Stargazer Page 64

“I’m going, and don’t you dare try to stop me.” I ran through the door, willing myself to make it downstairs before I started to cry.

Chapter Twenty

I’D THOUGHT NOTHING COULD BE WORSE THAN losing Lucas, but I was wrong. The worst was realizing that I’d lost him for nothing because he’d been right about all of it—vampires, my parents, everything.

He told me my parents lied. I yelled at him for it. He forgave me.

He told me vampires were killers. I told him they weren’t, even after one stalked Raquel.

He told me Charity was dangerous. I didn’t listen, and she killed Courtney.

He told me vampires were treacherous, and did I get the message?

Not until all my illusions had been destroyed by my parents’ confession.

I decided that the only vampire who had never lied to me was Balthazar, but after seeing what Charity was capable of, I thought he probably did most of his lying to himself. Every other vampire—including my parents—was deceitful and manipulative.

Well, maybe not Ranulf. But the rest of them.

And Lucas? Lucas had told me only one lie, ever; he’d kept the secret of Black Cross because it wasn’t his secret to tell. In every other way, he’d been honest with me and shared the hard truths nobody else thought I deserved to hear.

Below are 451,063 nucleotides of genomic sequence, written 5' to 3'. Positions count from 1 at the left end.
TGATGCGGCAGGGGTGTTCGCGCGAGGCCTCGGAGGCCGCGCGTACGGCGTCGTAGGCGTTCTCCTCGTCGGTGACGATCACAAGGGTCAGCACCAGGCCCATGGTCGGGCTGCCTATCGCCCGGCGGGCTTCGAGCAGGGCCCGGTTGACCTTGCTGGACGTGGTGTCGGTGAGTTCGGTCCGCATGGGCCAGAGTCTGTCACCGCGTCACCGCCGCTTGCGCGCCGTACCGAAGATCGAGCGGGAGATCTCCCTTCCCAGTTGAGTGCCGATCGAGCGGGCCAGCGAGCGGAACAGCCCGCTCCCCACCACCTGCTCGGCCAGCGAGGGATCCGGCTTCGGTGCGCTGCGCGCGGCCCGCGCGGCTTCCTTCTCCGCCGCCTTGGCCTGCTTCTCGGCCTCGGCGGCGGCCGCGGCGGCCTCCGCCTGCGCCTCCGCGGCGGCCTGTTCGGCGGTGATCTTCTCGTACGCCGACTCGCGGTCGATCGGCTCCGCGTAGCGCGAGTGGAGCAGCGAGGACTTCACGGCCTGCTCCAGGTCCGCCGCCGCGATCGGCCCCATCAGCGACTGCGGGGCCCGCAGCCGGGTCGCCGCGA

I wasn’t only mourning losing Lucas, of course. Too many other things had gone horribly wrong. But the grief was worse for my realizing that, if I’d only listened to him, everything might have been different. Better. Happy. Instead of this.

April was almost the worst month of my life. My parents tried to talk to me a couple of times, but I didn’t want to hear it; after about a week, they gave up. Probably they thought I was sulking, that I’d just “get over” learning my whole life was a lie and come crawling back for dinner some Sunday. I knew I’d never do that again. They’d figure it out soon enough.

The second Sunday I skipped, Raquel said, “Not going upstairs?”


“Last week I thought—you know, maybe you guys were just taking a week off.”

“I’m not going up there.”

“I thought your parents were better than mine,” she said quietly.

How often had my parents discouraged me from hanging out with Raquel, just because she was a human? She had given them more credit than they’d given her. I could’ve hugged her, but she would’ve hated it.

“Maybe I’d rather hang out with you.”

“I’ve got homework.”

“So we’ll do homework.”

That was fine with me. Even researching boring psychology papers was preferable to facing my parents again.

Balthazar and I were officially “broken up,” so far as the student body knew. Vic had made a few half-baked attempts to mediate so we’d be friends and hang out again; I hadn’t had the heart to discourage him, but after he backed off suddenly, I realized Balthazar hadn’t taken the suggestion kindly. Balthazar wasn’t angry with me, exactly, but he was kind of angry at the world in general, and he wanted to be alone for a while.